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Reticular formation

Group 1: Reticular Formation Structure – Composed of almost 100 brain nuclei – Contains projections into forebrain, brainstem, and cerebellum – Includes reticular nuclei, reticulothalamic […]

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Group 1: Reticular Formation Structure

– Composed of almost 100 brain nuclei
– Contains projections into forebrain, brainstem, and cerebellum
– Includes reticular nuclei, reticulothalamic projection fibers, and ascending cholinergic projections
– Divided into raphe nuclei, gigantocellular nuclei, and parvocellular nuclei
– Contains two major neural subsystems: ascending reticular activating system and descending reticulospinal tracts

Group 2: Functions of Reticular Formation

– Consists of more than 100 small neural networks
– Functions include somatic motor control, cardiovascular control, pain modulation, sleep and consciousness, and habituation
– Relays eye and ear signals to cerebellum for motor coordination
– Plays a central role in states of consciousness like alertness and sleep

Group 3: Ascending Reticular Activating System (ARAS)

– Composed of neural circuits connecting midbrain and pons to cerebral cortex
– Contains more than 20 nuclei in upper brainstem, pons, medulla, and hypothalamus
– Neurons release dopamine, norepinephrine, serotonin, histamine, acetylcholine, and glutamate
– Important for consciousness, wakefulness, and EEG desynchronization
– Injury to ARAS can result in irreversible coma

Group 4: Descending Pathways and Reticulospinal Tracts

– Descending pathways to spinal cord via reticulospinal tracts involved in motor coordination and regulating exhalation
– Coordinate automatic movements of locomotion and posture
– Influence muscle tone, autonomic functions, pain impulses, and blood flow to the thalamus
– Reticulospinal tracts control sympathetic and parasympathetic outflows

Group 5: Clinical Significance and Developmental Influences

– Brainstem lesions can alter consciousness levels
– Lesions in specific nuclei associated with disorders like narcolepsy and Parkinson’s
– Preterm birth and smoking during pregnancy can impact ARAS development
– Damage to brainstem areas can lead to various motor dysfunctions and rigidity

Reticular formation (Wikipedia)

The reticular formation is a set of interconnected nuclei that are located in the brainstem, hypothalamus, and other regions. It is not anatomically well defined, because it includes neurons located in different parts of the brain. The neurons of the reticular formation make up a complex set of networks in the core of the brainstem that extend from the upper part of the midbrain to the lower part of the medulla oblongata. The reticular formation includes ascending pathways to the cortex in the ascending reticular activating system (ARAS) and descending pathways to the spinal cord via the reticulospinal tracts.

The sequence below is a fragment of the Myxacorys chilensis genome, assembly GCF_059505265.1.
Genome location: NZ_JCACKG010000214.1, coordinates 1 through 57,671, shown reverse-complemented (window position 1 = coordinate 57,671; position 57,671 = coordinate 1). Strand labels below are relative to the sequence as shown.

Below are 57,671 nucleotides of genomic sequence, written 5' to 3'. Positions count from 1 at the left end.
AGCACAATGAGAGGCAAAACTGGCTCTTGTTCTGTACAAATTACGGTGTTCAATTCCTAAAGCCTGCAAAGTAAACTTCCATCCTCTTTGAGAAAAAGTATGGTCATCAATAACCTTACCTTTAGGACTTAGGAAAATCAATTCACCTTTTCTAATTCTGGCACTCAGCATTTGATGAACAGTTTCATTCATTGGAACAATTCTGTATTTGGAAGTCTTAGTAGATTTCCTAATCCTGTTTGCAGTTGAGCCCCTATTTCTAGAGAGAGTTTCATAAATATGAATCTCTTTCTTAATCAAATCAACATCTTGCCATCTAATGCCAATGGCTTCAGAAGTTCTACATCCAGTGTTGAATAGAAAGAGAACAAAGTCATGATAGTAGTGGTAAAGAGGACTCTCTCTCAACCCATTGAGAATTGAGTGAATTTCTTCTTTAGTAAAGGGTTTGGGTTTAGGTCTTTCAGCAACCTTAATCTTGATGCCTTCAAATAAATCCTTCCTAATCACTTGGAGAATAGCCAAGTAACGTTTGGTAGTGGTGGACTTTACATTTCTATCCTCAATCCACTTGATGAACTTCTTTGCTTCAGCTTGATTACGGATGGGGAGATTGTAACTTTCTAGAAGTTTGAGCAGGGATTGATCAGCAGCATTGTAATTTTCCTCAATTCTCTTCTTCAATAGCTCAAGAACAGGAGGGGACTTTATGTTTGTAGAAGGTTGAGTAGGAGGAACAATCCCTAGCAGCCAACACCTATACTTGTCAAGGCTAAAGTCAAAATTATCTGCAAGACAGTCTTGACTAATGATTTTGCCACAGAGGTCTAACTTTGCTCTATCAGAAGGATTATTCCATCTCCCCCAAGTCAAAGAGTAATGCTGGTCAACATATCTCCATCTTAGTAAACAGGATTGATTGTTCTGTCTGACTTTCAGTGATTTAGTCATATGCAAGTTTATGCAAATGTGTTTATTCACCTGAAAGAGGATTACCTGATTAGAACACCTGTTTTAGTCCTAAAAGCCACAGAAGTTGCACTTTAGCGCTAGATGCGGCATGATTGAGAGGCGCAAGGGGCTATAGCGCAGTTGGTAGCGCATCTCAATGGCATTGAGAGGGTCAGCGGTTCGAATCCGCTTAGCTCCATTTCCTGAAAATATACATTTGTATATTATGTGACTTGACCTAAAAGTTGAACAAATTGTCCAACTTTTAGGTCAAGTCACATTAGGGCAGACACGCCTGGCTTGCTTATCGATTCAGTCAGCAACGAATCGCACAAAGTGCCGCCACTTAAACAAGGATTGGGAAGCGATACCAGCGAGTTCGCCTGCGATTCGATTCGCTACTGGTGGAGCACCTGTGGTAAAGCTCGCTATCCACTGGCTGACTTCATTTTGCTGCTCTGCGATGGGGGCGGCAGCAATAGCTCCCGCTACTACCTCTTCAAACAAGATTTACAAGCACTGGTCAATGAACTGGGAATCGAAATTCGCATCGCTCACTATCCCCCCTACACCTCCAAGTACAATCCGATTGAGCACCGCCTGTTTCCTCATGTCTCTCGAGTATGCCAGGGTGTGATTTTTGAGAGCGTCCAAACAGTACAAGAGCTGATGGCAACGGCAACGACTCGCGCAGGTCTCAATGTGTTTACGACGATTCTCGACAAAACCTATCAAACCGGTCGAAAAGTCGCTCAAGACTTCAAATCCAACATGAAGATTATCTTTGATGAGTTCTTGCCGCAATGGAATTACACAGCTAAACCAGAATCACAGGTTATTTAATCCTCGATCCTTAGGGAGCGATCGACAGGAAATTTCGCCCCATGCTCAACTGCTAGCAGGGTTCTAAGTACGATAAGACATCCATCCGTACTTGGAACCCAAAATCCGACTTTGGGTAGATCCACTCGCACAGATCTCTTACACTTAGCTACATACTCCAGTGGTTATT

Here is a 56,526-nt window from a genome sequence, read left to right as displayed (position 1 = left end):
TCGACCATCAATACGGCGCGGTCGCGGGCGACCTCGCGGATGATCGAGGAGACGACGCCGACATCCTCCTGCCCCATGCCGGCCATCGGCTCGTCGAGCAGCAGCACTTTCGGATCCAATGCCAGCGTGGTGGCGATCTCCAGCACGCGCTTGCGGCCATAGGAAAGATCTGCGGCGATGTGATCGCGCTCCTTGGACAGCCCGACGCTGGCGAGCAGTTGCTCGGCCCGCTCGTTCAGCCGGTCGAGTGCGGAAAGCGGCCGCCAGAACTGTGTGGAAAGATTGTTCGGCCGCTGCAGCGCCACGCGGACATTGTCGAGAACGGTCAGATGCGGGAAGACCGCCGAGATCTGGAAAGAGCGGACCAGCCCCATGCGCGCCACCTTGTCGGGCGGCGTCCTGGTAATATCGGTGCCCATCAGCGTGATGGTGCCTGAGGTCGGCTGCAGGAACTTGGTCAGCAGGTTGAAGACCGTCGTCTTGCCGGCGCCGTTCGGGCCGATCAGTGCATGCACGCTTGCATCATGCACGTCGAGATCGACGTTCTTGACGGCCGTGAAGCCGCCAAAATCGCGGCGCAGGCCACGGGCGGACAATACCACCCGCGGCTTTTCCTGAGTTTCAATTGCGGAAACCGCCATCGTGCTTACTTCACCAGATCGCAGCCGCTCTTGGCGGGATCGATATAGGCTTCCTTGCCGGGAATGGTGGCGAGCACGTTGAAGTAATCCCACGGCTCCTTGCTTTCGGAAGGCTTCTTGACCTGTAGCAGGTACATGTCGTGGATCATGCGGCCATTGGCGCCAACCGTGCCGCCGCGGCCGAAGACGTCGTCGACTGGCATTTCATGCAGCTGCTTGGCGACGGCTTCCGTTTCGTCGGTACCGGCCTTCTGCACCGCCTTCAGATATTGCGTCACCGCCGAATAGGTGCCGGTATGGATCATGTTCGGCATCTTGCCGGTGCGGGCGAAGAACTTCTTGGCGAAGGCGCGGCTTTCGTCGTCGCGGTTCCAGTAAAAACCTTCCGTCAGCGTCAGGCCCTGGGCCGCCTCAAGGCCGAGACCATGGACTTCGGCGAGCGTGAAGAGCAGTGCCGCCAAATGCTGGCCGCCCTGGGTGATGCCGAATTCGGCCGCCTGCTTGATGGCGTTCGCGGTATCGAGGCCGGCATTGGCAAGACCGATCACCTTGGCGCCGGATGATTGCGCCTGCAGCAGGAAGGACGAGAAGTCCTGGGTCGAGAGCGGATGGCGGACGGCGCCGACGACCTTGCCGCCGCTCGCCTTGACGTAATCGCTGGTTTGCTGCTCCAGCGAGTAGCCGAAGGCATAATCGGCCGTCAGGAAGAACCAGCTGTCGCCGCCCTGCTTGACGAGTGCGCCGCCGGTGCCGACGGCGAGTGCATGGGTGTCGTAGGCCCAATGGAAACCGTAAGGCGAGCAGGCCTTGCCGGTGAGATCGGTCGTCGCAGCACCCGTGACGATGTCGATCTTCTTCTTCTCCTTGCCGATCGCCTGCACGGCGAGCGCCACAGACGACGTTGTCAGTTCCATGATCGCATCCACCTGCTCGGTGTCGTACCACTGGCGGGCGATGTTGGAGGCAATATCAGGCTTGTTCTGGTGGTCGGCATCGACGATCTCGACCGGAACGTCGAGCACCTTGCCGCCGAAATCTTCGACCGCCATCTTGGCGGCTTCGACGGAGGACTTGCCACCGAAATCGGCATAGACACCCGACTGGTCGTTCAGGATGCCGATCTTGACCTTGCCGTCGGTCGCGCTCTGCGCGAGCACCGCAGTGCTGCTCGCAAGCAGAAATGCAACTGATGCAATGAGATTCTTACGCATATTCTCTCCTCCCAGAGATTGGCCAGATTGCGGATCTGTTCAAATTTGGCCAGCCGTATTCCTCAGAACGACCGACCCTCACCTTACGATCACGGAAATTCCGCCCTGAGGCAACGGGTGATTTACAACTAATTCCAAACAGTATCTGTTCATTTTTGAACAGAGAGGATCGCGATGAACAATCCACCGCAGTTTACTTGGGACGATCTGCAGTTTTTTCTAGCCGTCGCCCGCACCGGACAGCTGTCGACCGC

Reticular formation
Coronal section of the pons, at its upper part. (Formatio reticularis labeled at left.)
Traverse section of the medulla oblongata at about the middle of the olive. (Formatio reticularis grisea and formatio reticularis alba labeled at left.)
Details
LocationBrainstem, hypothalamus and other regions
Identifiers
Latinformatio reticularis
MeSHD012154
NeuroNames1223
NeuroLex IDnlx_143558
TA98A14.1.00.021
A14.1.05.403
A14.1.06.327
TA25367
FMA77719
Anatomical terms of neuroanatomy

Neurons of the reticular formation, particularly those of the ascending reticular activating system, play a crucial role in maintaining behavioral arousal and consciousness. The overall functions of the reticular formation are modulatory and premotor, involving somatic motor control, cardiovascular control, pain modulation, sleep and consciousness, and habituation. The modulatory functions are primarily found in the rostral sector of the reticular formation and the premotor functions are localized in the neurons in more caudal regions.

The reticular formation is divided into three columns: raphe nuclei (median), gigantocellular reticular nuclei (medial zone), and parvocellular reticular nuclei (lateral zone). The raphe nuclei are the place of synthesis of the neurotransmitter serotonin, which plays an important role in mood regulation. The gigantocellular nuclei are involved in motor coordination. The parvocellular nuclei regulate exhalation.

The reticular formation is essential for governing some of the basic functions of higher organisms and is one of the phylogenetically oldest portions of the brain.[citation needed]


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